Karachi: Taliban bombs in Pakistan on Wednesday killed 12 people and wounded 14 others, including a senior judge seriously injured in Karachi, officials said.
Judge Maqbool Baqir, who has worked on a series of terrorism cases, was targeted by a bomb that killed at least nine people on a busy street during the morning rush hour.
Baqir is a member of Pakistan’s minority Shiite Muslim community and had been threatened by militants, including hardline Sunni Muslim sectarian outfit Lashkar-e-Jhangvi, which has claimed a series of devastating bomb attacks on Shiites.
The bomb, planted on a parked motorbike, exploded as Baqir drove past with his security detail towards the provincial High Court, in Burns Road, in the centre of the city.
Police said a remote control device was used to detonate six kilogrammes of explosives.
The bomb, containing steel balls and nails, ripped through the police and paramilitary rangers’ vehicles.
At least nine people, including eight members of the judge’s security detail, were killed and 14 other people wounded.
Baqir’s driver died on the spot.
Deputy Inspector-General of police Ameer Shaikh, told Gulf News that four deaths had been reported initially.
“The dead [now] include six police officers, two (paramilitary) Rangers and the judge’s driver,” Shaikh said.
Baqir was taken to Aga Khan Hospital with critical injuries, but was said to be out of danger by early evening.
“He received threats from the Taliban and Lashkar-e-Jhangvi. Other militants had also threatened him,” Shaikh said.
Baqir has worked on several cases involving militants, serving as a judge in special anti-terrorism courts set up in Pakistan to hand down quick judgements in terror cases.
Senior police officer, Umar Khatab, said the judge had received serious threats from banned militant groups, including Lashkare Jhangvi, Tehreeke Taliban Pakistan (TTP) and other organisations.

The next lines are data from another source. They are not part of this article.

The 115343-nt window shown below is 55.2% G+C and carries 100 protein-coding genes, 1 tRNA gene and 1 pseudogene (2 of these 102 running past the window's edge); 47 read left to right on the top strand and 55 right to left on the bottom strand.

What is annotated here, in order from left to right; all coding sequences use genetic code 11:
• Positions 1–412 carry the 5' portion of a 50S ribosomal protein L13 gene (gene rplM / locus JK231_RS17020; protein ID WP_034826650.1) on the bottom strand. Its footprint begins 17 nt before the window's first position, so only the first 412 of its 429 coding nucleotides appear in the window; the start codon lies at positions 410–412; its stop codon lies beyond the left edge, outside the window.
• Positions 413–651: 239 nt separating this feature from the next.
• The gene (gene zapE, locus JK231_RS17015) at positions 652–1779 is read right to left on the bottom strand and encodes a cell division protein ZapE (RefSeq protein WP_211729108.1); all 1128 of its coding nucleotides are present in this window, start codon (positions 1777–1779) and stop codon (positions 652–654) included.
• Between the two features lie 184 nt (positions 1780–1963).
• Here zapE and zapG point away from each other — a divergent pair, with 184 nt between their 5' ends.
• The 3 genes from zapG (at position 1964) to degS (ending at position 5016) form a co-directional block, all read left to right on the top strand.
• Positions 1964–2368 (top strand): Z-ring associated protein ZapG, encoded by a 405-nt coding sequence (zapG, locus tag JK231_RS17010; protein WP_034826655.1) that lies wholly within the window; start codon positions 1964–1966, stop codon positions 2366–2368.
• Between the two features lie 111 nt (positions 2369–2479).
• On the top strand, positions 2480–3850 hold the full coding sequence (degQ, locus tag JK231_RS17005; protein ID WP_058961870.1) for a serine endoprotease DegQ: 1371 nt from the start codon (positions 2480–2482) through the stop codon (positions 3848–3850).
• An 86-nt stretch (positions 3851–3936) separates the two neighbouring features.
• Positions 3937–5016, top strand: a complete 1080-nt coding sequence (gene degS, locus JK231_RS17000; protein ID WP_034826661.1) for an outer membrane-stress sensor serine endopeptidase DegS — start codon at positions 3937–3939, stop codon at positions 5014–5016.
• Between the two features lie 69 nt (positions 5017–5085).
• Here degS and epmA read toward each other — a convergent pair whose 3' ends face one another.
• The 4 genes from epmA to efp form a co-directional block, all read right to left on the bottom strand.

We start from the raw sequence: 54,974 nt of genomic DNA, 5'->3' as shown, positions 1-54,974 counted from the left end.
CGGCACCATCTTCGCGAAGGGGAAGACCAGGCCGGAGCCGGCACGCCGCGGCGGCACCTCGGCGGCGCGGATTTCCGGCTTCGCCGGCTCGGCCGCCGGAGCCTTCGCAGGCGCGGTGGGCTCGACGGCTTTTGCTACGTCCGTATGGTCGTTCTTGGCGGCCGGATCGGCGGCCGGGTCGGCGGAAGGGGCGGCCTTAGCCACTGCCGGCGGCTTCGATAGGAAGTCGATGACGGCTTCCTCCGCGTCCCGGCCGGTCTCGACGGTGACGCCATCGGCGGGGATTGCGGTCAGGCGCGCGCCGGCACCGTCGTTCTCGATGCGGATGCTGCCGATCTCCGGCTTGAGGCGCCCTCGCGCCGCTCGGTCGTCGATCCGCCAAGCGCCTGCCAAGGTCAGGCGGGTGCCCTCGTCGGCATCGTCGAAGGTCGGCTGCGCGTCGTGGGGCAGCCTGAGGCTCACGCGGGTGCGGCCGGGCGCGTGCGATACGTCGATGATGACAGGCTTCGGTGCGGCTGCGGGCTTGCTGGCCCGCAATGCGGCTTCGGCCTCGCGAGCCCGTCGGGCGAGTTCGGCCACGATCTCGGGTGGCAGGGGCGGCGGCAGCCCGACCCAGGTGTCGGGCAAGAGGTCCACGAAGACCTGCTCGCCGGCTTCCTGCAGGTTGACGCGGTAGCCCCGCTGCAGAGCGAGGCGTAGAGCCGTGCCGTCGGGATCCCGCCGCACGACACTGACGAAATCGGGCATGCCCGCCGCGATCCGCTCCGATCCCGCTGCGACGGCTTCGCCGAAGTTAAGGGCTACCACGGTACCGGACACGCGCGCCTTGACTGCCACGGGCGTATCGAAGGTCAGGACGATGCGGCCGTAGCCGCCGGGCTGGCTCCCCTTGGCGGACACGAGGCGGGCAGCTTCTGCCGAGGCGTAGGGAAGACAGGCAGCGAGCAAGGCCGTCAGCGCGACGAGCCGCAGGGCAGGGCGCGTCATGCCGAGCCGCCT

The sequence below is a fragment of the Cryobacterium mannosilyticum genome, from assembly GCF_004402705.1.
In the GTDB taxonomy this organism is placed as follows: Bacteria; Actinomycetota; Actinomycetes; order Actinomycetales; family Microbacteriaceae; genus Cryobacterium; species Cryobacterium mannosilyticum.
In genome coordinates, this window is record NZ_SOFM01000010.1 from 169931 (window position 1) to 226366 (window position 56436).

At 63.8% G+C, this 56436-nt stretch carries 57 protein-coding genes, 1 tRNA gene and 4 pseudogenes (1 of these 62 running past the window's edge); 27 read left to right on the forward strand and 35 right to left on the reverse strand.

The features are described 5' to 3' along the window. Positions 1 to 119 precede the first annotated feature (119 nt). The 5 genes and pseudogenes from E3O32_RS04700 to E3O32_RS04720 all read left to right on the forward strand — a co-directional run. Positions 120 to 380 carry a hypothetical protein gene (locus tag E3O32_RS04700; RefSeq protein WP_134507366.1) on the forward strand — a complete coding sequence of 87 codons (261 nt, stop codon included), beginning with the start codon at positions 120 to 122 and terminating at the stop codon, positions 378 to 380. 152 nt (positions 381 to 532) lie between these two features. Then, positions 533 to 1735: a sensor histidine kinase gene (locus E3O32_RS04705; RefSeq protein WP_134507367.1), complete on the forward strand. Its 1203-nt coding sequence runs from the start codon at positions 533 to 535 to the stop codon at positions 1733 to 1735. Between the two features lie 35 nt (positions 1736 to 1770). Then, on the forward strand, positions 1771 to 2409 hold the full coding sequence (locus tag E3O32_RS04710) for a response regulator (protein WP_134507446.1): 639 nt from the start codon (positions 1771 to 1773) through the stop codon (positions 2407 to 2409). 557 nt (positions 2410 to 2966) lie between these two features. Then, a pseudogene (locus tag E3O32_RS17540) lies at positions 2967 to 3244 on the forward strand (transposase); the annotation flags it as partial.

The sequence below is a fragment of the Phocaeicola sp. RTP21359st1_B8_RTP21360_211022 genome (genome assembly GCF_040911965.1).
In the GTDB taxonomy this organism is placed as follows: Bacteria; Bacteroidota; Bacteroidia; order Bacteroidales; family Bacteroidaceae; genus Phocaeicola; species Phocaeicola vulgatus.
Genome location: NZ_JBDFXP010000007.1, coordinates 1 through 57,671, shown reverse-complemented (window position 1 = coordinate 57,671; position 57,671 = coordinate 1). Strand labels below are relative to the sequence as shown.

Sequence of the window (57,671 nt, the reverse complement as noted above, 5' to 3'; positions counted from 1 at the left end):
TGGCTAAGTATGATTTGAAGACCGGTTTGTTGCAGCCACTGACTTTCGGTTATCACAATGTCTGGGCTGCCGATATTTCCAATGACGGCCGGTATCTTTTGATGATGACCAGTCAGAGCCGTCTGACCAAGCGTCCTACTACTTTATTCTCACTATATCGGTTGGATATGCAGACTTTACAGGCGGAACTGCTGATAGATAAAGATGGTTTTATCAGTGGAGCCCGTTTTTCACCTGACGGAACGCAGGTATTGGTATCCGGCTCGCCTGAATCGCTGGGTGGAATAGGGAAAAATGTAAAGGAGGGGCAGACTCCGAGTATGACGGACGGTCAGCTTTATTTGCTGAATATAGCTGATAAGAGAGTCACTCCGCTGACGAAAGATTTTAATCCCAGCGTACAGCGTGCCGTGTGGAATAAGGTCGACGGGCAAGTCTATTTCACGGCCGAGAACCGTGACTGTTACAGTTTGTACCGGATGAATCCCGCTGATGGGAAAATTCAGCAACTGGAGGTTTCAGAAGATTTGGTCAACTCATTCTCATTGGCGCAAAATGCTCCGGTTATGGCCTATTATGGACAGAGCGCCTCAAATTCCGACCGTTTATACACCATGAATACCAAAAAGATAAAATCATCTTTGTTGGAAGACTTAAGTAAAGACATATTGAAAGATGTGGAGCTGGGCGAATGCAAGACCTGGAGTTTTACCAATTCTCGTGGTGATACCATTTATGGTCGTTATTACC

Baqir has been a constant target for dealing with trials involving high-profile militants.
A TTP spokesman claimed responsibility for the attack adding that the judge was handing down “anti-Taliban and anti-mujahideen” verdicts.
The spokesman warned that the judiciary would be targeted in future too for its anti-Islamic and unjust verdicts.
The blast also caused considerable damage to nearby buildings and two mosques. Witnesses said the blast was so intensive that it was heard from miles away. Funeral prayers for the six policemen were offered at the police headquarters.
Sindh Bar Council president Mahmoodul Hassan condemned the attack and announced a boycott of the court proceedings Wednesday to register the protest.
Governor Sindh Ishratul Ibad Khan ordered an inquiry into the incident and urged for security to be beefed up in the city. Muttahida Qaumi Movement chief Altaf Hussain in a statement condemned the attack adding that it was a blatant act of terrorism.
Security officials said that Malik Hashim Khan supported an army operation in the area, part of Khyber Pakhtunkhwa province which borders Afghanistan, in 2007-08.
“It was a powerful bomb which destroyed the vehicle completely. Malik Hashim, his brother and nephew died on the spot,” a security official told AFP on condition of anonymity.
A second official said the dead bodies were destroyed beyond recognition.
Pakistan has for years been fighting homegrown Taliban insurgents in its border areas with Afghanistan.
A spokesman for Pakistan’s umbrella Taliban movement, Tehreek-e-Taliban, claimed responsibility for both attacks.
“We claim responsibility for the attack on the judge because he used to give verdicts against Islam and Muslims,” Ehsanullah Ehsan told AFP from an undisclosed location.
“Taliban also attacked the head of the pro-government militia in Bannu because he joined hands with the government against the mujahideen,” he added.
- With inputs from AFP